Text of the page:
Philosophy

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Bernie Jay Harding was, and hopefully still is, a talented jazz pianist I met when I was just a young college student. I heard him play at a Holiday Inn lounge, was immediately impressed, and was then soon surprised to see him in the hallowed halls of higher learning, well Miami-Dade Community College anyway, where he was a professor. I asked him to teach me to play as he did, and the very next semester I was enrolled in Piano – Instruction with Bernie Jay. I still play the songs I learned under Bernie’s tutelage–although I am currently without a piano, I do hope to own one again in the future–and I play them basically the way he taught me to. If you know anything about jazz, and I know very little, you know that it’s improvisational by nature. It is theoretically possible to never play the same song the same way twice. I don’t have that level of skill, but Bernie certainly did.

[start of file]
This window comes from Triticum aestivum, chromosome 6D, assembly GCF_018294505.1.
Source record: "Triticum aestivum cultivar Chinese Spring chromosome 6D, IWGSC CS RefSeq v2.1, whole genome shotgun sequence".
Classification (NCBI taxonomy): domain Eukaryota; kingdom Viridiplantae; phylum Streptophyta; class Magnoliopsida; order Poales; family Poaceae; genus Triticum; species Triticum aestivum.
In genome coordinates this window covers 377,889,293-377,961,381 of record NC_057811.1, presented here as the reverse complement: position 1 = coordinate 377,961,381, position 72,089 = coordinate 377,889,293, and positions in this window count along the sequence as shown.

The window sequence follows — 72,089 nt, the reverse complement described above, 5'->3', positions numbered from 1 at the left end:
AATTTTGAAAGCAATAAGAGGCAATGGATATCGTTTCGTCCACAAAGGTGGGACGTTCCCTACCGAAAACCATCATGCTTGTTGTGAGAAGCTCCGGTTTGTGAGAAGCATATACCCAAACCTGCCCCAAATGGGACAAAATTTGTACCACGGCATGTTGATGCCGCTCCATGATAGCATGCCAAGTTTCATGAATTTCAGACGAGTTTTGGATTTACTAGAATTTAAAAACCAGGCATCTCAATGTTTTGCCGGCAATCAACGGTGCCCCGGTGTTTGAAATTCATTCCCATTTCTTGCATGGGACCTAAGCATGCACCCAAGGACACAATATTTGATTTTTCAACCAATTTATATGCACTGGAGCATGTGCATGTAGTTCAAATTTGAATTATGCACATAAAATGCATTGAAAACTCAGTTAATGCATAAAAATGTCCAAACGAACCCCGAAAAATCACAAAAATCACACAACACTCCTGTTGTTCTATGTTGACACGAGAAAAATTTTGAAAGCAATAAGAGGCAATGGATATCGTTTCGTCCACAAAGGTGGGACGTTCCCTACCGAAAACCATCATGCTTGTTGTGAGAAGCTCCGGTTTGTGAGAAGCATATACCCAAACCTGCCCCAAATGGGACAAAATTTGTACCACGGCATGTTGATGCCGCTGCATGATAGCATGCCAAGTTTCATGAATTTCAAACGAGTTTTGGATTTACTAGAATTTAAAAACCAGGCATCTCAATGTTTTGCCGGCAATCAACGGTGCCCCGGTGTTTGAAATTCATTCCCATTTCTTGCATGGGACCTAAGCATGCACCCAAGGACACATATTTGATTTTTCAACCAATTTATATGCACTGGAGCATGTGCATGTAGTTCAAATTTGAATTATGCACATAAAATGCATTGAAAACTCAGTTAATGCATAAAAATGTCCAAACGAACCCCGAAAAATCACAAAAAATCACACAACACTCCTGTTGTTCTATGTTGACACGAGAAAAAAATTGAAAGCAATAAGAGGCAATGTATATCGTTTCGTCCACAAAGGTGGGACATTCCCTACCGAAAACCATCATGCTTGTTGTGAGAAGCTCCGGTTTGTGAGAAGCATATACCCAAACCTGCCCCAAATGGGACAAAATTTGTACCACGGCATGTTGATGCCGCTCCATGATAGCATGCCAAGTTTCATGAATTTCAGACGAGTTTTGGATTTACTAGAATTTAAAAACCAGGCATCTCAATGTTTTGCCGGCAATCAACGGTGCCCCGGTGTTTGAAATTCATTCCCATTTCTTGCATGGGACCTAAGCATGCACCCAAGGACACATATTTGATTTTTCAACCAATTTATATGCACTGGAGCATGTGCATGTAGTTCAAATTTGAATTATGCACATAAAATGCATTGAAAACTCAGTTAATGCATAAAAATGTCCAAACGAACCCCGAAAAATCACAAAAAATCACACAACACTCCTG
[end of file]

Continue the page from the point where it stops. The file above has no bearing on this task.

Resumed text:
I recall one particular lesson well, even though it was some 30 years ago. Bernie was demonstrating a small piece of improv that one could play over the basic chord structure of Satin Doll and I stopped him: “That was awesome! Play that again.” It wasn’t particularly intricate or complex, and Bernie told me as much, but I loved it the moment I heard it and insisted he teach it to me precisely, even though that flies in the face of improvisational performance art. He did teach it to me, and then told me something I’ve never forgotten. “That bit I just played, it’s not the best solo I’ve played or the most interesting, but it resonated with you. That means it was yours all along, you just needed to hear it one time.”

Research into the mind is in its infancy, and we know preciously little about how our brains work. But it does appear that we are hardwired from birth with certain responses to stimuli, with our personality traits already formed or forming, and even the levels of emotion of which we are capable already programmed. The highs and lows, whether we frighten easily, have heightened levels of joy or sorrow all predetermined as our brains developed in utero.